Ten years ago, John Middleton walked into the quiet visiting clubhouse at Yankee Stadium, patted Ryan Howard on the shoulder and uttered the words that have since become as much a part of him as his square jaw and large bank account.
“I want my (bleeping) trophy back,” Middleton told Howard.
Middleton’s quest to bring a World Series championship back to Philadelphia has led him back to that night a decade ago when the Phillies lost Game 6 of the 2009 World Series to the New York Yankees.
The Yankees’ manager that night was Joe Girardi.
Now he will be the Phillies’ manager.
Girardi will be christened as the 55th manager in Phillies history in a press conference Monday at 1 p.m. It's a three-year deal with a club option for 2023. Girardi replaces Gabe Kapler, who was fired earlier this month after two seasons on the job.
"I'm excited for this next chapter of my career," Girardi said in a statement released by the team. "The Phillies have a strong commitment to winning from the owners to the front office to the players to the fans. It's something that I've seen up close for the last 30 years of my baseball career. ... To have my name now associated with this great franchise is something that I couldn't be happier about."
The Phillies prioritized experience in succeeding Kapler, a first-time big-league manager. In fact, the Phils interviewed just three candidates for the job — Girardi, Buck Showalter and Dusty Baker — and all have extensive big-league managing experience on their resumes.
From the beginning, Girardi, 55, was believed to have been the Phillies’ preferred candidate. He managed the Miami Marlins for one season and the Yankees for 10, winning the World Series in his second year with the club. Girardi’s ability to blend baseball’s new (analytics and data) and old (instincts and feel) schools made him attractive to the Phillies' front office and ownership group, the latter of which has spent millions building an analytics operation over the last few years.
Showalter and Baker are both three-time winners of the manager of the year award. Neither was seen as having Girardi’s blend of old and new.
General manager Matt Klentak led the search for a new manager, but it was made clear that his superiors, including Middleton, the team’s managing partner, would have to sign off on the hire. Middleton, according to sources, began thinking about Girardi as a potential Phillies manager back in July when he first started to contemplate dismissing Kapler.
“I don’t think there’s a relationship more important in a baseball organization than the manager and GM,” club president Andy MacPhail said at the news conference announcing Kapler’s firing. “If those two aren’t simpatico, you really have issues. I believe it’s John’s and my goal that Matt go out and start the search. At the end, he’s going to have to have the approval of John and I, just like with Gabe. John or I could have vetoed Gabe; we chose not to. But I can’t imagine us hiring somebody that Matt is not fully on board with. John and I will have some influence on whether the guys that fit that criteria who we think might be the best fit, but it’s got to emanate from the GM.”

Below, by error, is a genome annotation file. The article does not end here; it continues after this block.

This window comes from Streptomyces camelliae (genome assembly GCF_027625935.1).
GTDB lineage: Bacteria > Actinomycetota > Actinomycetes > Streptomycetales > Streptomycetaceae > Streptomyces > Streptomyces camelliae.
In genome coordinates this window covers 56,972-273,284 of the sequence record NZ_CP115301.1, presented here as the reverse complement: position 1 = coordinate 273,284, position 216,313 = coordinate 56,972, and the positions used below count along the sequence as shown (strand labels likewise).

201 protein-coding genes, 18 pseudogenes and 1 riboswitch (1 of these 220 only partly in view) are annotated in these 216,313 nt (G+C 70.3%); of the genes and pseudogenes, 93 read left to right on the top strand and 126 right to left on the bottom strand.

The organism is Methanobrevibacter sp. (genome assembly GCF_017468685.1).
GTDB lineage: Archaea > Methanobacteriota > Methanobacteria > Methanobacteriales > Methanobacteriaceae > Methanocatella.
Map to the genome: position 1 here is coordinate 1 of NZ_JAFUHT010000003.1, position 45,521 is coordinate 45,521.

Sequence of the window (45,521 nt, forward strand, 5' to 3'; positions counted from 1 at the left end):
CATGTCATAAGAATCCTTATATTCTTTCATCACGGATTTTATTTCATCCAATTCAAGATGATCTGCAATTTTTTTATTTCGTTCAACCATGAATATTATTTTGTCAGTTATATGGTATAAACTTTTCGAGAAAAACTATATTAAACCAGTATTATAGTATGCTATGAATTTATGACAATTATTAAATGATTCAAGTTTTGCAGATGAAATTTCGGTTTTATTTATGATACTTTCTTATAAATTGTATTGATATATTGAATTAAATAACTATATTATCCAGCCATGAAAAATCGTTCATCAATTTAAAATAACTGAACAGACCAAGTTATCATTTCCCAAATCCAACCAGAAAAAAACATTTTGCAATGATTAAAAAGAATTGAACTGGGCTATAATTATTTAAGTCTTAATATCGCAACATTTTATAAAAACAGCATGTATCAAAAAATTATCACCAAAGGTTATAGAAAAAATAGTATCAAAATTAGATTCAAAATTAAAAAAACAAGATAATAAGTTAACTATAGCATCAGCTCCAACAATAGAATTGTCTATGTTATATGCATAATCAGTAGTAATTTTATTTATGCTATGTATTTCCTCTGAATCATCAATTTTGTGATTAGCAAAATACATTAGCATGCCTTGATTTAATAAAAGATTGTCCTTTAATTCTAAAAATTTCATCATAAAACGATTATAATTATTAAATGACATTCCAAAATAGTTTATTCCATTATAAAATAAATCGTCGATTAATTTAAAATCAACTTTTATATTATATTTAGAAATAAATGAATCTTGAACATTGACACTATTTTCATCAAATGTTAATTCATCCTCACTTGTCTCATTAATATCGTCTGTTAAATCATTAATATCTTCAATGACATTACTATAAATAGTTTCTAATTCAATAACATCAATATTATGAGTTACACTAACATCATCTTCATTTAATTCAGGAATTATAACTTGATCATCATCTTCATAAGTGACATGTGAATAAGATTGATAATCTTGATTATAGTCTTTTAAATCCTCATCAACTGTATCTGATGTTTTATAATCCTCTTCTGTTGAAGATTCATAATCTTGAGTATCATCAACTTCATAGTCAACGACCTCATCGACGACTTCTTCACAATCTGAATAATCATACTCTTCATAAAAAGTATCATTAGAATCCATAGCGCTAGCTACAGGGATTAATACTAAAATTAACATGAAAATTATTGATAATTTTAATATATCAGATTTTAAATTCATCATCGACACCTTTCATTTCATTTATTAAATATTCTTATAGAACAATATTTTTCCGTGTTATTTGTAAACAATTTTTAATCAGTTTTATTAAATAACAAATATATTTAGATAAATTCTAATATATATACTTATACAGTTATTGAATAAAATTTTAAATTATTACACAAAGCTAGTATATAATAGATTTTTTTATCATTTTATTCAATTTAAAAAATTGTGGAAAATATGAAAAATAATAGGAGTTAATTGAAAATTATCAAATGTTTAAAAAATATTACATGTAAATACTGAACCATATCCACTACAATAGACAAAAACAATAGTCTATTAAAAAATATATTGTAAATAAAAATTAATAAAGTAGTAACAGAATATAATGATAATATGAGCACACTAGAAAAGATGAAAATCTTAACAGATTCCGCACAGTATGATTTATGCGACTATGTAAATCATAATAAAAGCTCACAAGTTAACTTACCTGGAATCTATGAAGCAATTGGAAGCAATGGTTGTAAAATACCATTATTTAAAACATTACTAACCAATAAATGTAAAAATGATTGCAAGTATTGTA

Girardi, a former catcher, is an Illinois native who went to college near Chicago (he’s a Northwestern grad) and made it to the majors with the Cubs. He spent four years with the Cubs, went to Colorado in the expansion draft and was traded to the Yankees in November 1995. He was behind the plate the following October when the Yankees beat the Atlanta Braves in Game 6 to win the 1996 World Series. Girardi went on to win two other World Series as a player with the Yankees.
Girardi began his managing career with the Florida Marlins in 2006. He was fired after clashing with owner Jeffrey Loria. In 2008, Girardi succeeded Joe Torre as Yankees manager. He led the Yankees to their 27th World Series title a year later, beating the Phillies in six games.
Girardi’s 2017 team lost in the American League Championship Series and he was later fired. After a decade on the job, it was time for a change. Girardi’s relationship with general manager Brian Cashman had become strained. There were reports at the time that Girardi had begun to push back over what he saw as the overuse of analytics — he favored a blend — and he was criticized for his handling of some young players.
None of this stopped Girardi from being a hot managerial candidate this fall. He also interviewed with the Cubs and Mets for their open jobs.
In Philadelphia, Girardi will be reunited with Rob Thomson, his former Yankees bench coach who now fills the same role with the Phillies. Girardi’s first order of business will be hiring a pitching coach and hitting coach. Both jobs are open.
One name to watch for Phillies pitching coach: Larry Rothschild, Girardi's former pitching coach with the Yankees. Rothschild has a year left on his Yankees deal but they could make changes on their staff.
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